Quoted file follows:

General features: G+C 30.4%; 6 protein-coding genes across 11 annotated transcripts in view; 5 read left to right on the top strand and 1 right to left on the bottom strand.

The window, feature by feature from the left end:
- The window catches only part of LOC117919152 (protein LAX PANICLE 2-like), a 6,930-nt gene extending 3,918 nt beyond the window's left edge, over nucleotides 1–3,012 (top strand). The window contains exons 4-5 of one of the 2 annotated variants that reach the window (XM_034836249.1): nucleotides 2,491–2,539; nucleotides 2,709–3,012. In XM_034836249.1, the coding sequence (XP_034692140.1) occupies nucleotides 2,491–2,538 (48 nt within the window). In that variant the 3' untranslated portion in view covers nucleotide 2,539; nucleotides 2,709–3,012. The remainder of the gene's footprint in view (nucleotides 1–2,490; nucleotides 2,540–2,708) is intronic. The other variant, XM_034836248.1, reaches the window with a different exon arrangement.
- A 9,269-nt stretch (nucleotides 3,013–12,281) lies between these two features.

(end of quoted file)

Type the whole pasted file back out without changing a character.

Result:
General features: G+C 30.4%; 6 protein-coding genes across 11 annotated transcripts in view; 5 read left to right on the top strand and 1 right to left on the bottom strand.

The window, feature by feature from the left end:
- The window catches only part of LOC117919152 (protein LAX PANICLE 2-like), a 6,930-nt gene extending 3,918 nt beyond the window's left edge, over nucleotides 1–3,012 (top strand). The window contains exons 4-5 of one of the 2 annotated variants that reach the window (XM_034836249.1): nucleotides 2,491–2,539; nucleotides 2,709–3,012. In XM_034836249.1, the coding sequence (XP_034692140.1) occupies nucleotides 2,491–2,538 (48 nt within the window). In that variant the 3' untranslated portion in view covers nucleotide 2,539; nucleotides 2,709–3,012. The remainder of the gene's footprint in view (nucleotides 1–2,490; nucleotides 2,540–2,708) is intronic. The other variant, XM_034836248.1, reaches the window with a different exon arrangement.
- A 9,269-nt stretch (nucleotides 3,013–12,281) lies between these two features.